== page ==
Helplessness

Holden feels like he has very little control over what happens to him in his life. As a child, he was sent from school to school without anyone including his parents trying to understand the root causes of his dissatisfaction. The death of his brother Allie was one of the first times he faced the harsh realities of the world, and how helpless people actually are. He sees himself as an outsider and is helpless to change that perception so he has embraced it fully. 

He views people who fall into the expectations of society as helpless mindless phonies without realizing that he is helpless himself. The few ways he can exert control he does. He smokes and drinks, behaves however he wants, and thinks how he wants. All of this can be seen as a desperate way of trying to control at least a few things in his life.  

Even though he feels sexual attraction to women, he is unable to capture and maintain their interest in him. When there’s a prostitute in his room, he feels helpless again and chooses to talk rather than have sex because he subconsciously wants to stay innocent. He is helpless even when it comes to his own desires. His eventual plan to leave everything behind and move out west can be seen as an attempt to take control of his life and overcome the helplessness that he feels, but it is an extreme decision made under times of stress and pressure.


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Loneliness

Loneliness is an emotion that everyone has felt, but Holden’s form of teenage loneliness is at an extreme, making it one of the main Catcher in the Rye themes. Holden feels disconnected from not just people, but the entire world and society around him. Holden holds himself apart from everyone around him because he is afraid of getting hurt. He feels as if nobody understands him, but he refuses to take personal accountability. Holden self sabotages every time he tries to alleviate his loneliness because if he doesn’t get close to people then he can’t be hurt. 

He has never dealt with the death of his younger brother Allie, and the loneliness he felt after that incident haunts him. He believes that it is better not to get close to people rather than get close to someone and then lose them. When his loneliness becomes overwhelming, he tries to take steps to meet people, but he always finds a way of ruining it. He calls Sally but hangs up before saying anything. He meets friends at a bar but says rude things. He goes on a date with a girl but acts like an idiot. 

Holden has lived with loneliness so often in his life that he has incorporated it as a core part of his personality. His loneliness leads him to think of himself as different from everyone else, and he, therefore, feels a sense of superiority over everyone. Rather than try to fix himself he thinks that other people and society at large are the problem.     

Authority   

Holden doesn’t respect authority because he views most authority figures as fake. The adults in his life have always disappointed him including his own parents who though loving and kind, never made the effort to understand him. His disdain for adults leads him to disrespect his teachers and get kicked out of several schools. Holden considers himself different from everyone else, and as such does not believe that the same rules apply to him. Authority figures are mechanisms of society, people who have bought into the way society operates and have learned to play the game. 

He sees that people in positions of authority find ways of abusing that authority, at least in his opinion. His parents don’t give him the attention he desires. His teachers tell him how to behave rather than try to understand him. Taxi drivers who have authority in their taxis don’t want to have conversations with him. Attractive women don’t want to interact with him. Prostitutes try to cheat him and their pimps beat and rob him. Authority gives people power and Holden believes that power makes people behave in horrible ways.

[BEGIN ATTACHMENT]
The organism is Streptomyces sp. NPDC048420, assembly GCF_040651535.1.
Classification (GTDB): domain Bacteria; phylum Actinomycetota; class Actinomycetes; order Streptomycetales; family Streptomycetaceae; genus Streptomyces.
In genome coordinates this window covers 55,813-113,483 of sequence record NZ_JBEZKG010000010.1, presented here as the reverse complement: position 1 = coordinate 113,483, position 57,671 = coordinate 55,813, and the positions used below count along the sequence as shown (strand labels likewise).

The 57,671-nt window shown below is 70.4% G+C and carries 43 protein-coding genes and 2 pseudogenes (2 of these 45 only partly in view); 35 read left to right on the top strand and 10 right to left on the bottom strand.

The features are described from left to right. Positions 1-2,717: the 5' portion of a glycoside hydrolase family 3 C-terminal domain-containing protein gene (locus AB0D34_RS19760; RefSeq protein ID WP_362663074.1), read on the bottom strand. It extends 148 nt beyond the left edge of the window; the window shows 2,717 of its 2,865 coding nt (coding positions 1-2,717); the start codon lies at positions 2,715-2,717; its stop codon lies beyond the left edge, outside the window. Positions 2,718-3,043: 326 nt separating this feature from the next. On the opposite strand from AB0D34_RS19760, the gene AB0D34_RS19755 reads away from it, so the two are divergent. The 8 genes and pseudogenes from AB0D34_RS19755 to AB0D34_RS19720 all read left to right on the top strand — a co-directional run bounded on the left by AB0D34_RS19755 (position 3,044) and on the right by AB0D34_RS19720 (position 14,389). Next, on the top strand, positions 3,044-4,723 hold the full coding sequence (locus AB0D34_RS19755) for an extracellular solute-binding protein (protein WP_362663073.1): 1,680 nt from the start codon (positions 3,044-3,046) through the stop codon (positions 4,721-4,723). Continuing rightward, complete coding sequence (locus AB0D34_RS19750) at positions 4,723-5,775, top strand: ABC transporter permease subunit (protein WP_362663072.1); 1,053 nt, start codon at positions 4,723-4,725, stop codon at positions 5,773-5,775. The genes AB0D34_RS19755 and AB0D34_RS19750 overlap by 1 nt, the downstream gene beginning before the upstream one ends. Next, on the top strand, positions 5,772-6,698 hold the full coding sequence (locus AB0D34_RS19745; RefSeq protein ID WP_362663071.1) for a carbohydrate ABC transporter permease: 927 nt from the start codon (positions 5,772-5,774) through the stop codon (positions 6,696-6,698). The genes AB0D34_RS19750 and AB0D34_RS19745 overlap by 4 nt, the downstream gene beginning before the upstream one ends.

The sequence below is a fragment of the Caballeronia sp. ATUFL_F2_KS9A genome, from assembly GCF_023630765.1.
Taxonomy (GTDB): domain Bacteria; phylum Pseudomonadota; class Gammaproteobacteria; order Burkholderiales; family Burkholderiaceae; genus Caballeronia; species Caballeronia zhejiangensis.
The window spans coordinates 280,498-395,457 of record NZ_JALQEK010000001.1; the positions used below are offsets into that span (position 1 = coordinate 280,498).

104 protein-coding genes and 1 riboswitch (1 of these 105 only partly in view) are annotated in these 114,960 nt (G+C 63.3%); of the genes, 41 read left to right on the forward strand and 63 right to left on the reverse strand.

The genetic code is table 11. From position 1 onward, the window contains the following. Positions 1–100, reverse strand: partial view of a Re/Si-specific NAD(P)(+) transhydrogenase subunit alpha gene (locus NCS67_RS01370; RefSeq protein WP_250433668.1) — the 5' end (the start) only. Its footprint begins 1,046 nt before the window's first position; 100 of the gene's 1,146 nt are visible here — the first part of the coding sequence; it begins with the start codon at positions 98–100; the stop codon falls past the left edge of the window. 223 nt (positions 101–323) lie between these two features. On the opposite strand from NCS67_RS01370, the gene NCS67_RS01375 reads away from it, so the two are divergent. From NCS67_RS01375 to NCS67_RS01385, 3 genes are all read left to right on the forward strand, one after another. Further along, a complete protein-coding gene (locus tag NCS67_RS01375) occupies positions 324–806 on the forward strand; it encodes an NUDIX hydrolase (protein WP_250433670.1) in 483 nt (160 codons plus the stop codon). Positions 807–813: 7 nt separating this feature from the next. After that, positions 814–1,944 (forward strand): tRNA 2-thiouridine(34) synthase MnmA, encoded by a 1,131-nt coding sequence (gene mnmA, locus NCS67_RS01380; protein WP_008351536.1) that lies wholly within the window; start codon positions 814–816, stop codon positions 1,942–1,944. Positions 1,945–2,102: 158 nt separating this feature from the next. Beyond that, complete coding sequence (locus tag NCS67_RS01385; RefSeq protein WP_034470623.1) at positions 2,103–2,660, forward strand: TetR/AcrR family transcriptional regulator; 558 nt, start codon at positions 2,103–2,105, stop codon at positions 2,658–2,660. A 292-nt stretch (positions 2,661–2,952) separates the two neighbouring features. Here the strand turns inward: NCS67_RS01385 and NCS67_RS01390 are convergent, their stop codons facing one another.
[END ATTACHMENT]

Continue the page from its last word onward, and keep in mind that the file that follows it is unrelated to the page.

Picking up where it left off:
Depression

We meet Holden in a sanitarium where he is recovering from the events that he narrates. We never know exactly why he is there, but it is quite likely that clinical depression was a big part of his condition. Oher themes and motifs like alienation, loneliness, a lack of control are typical signs of depression. Holden’s heavy drinking and smoking could also be a sign of a substance abuse disorder, which is another contributing factor to depression.

Holden says several times through the book that he is depressed, or crazy, or a madman. He expresses a romanticized view of suicide when he talks about a boy he respected because he killed himself. Initially, Holden’s statements can be seen as normal teen angst and unhappiness, but as the story progresses it becomes clear that he is struggling with serious issues. 

The first time we hear about the depths of his depression is when he talks about the death of his brother Allie. Holden says “What I really felt like, though, was committing suicide.” Holden never deals with the emotional issues that were brought up by the death of his brother, and his thoughts of depression and suicide have intensified over the years. 

Catcher in the Rye themes are powerful and varied, but if asked what is the theme of Catcher in the Rye, a possible answer is loneliness. Holden is a character that so many people can relate to because his story is one everyone has experienced in some way or the other. At its core life has made him desperately lonely. His loneliness has led him to struggle with feelings of alienation and depression. As a young man at the age of 16, he feels the loss of innocence more intensely because he is so lonely and doesn’t have a support system around him.  

Most people can relate to Holden's fears of losing innocence, and everybody recognizes that society is inherently unfair. Holden sees through the illusions and decides to deal with the world his own way. Even though it ends up disastrously, many people would like to do the same thing Holden does. Catcher in the Rye may have been written over 70 years ago but its themes are as relevant now as they were then. Essays about Catcher in the Rye can be difficult and complicated to write but don’t worry, Studyfy has experts that won’t let you down! If you need any help with homework, essay editing, or proofreading, Studyfy is your one-stop website for all your needs.